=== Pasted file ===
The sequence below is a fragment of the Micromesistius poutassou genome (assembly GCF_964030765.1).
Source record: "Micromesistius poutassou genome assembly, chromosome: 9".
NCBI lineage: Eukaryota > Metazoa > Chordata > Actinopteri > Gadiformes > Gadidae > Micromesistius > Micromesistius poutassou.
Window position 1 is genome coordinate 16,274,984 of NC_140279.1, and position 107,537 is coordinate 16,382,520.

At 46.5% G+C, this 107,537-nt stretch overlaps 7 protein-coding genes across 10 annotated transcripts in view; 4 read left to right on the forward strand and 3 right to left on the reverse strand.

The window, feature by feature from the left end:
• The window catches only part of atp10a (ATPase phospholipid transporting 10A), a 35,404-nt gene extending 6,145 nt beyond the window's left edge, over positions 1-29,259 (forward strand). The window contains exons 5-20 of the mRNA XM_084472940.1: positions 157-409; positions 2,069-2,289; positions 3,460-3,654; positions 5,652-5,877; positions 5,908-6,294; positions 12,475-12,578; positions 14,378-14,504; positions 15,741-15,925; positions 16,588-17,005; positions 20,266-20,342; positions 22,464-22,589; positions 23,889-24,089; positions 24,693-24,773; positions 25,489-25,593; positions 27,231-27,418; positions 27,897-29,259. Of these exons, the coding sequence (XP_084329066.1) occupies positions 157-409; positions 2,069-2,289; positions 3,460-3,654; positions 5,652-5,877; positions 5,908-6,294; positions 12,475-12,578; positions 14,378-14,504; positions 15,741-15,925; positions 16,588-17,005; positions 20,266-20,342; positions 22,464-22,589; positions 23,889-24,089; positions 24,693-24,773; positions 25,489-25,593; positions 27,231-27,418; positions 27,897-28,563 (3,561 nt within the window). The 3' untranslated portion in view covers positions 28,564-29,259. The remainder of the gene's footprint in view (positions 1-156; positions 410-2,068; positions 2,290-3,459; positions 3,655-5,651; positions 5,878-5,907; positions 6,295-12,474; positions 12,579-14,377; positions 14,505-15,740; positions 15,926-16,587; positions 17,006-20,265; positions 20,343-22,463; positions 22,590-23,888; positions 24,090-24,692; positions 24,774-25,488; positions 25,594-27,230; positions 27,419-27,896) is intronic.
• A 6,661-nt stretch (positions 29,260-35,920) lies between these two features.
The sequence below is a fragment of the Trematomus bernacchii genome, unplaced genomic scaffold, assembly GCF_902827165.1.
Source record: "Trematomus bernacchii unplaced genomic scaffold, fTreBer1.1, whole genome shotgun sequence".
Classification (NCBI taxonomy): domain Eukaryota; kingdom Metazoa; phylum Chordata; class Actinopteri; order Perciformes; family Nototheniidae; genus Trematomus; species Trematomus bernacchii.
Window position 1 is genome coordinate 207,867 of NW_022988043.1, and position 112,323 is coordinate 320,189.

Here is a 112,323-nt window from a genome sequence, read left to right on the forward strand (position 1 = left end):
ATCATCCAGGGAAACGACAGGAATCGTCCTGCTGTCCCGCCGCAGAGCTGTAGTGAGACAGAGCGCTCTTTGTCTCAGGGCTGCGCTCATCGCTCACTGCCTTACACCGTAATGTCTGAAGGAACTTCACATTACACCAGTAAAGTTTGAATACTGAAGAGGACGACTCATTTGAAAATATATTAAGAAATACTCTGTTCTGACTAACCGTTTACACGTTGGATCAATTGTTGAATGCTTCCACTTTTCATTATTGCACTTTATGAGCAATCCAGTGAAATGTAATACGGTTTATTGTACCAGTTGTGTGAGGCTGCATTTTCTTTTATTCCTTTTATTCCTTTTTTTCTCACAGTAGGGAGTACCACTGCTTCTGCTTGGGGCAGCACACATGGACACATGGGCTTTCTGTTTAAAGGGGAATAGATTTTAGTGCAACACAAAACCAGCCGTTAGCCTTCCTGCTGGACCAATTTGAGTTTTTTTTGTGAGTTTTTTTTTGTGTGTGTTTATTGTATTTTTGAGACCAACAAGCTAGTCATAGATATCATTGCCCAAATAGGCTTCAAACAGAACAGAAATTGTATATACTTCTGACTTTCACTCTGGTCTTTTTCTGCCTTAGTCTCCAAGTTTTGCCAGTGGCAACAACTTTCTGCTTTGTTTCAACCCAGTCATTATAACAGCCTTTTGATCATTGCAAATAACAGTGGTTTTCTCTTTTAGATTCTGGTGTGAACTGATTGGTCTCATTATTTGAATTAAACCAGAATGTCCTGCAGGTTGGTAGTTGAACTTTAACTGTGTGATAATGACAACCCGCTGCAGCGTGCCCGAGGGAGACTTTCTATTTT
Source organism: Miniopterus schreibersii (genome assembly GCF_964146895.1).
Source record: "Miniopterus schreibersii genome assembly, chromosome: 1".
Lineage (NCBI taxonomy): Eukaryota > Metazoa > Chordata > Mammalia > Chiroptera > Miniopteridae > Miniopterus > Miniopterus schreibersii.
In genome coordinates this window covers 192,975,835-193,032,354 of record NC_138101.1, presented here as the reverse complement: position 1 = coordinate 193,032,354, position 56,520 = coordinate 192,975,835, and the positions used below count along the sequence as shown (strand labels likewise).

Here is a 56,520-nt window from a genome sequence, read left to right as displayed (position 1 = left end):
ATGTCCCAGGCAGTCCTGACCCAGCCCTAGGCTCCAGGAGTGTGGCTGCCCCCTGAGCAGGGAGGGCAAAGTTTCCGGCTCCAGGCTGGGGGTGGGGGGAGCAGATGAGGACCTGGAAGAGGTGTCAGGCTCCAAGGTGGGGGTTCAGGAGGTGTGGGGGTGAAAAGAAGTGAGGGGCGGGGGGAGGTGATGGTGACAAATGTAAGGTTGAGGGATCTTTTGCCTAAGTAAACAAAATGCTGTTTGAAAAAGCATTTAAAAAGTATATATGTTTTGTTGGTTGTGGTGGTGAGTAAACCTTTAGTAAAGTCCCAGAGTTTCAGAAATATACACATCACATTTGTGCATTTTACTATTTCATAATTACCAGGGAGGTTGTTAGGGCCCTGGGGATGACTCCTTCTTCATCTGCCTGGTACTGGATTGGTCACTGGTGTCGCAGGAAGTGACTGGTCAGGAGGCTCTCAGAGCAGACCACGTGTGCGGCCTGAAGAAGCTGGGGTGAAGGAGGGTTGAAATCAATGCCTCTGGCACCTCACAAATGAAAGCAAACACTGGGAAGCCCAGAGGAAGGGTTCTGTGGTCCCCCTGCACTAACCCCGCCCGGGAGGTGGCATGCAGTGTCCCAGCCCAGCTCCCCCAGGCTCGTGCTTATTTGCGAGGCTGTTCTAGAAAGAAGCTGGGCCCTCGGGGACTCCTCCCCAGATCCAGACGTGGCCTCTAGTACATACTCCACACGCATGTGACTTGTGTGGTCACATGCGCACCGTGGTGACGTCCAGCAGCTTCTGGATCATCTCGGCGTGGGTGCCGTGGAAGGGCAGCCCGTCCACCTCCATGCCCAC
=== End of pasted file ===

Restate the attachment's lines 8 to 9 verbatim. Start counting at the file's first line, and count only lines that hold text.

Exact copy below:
• A 6,661-nt stretch (positions 29,260-35,920) lies between these two features.
The sequence below is a fragment of the Trematomus bernacchii genome, unplaced genomic scaffold, assembly GCF_902827165.1.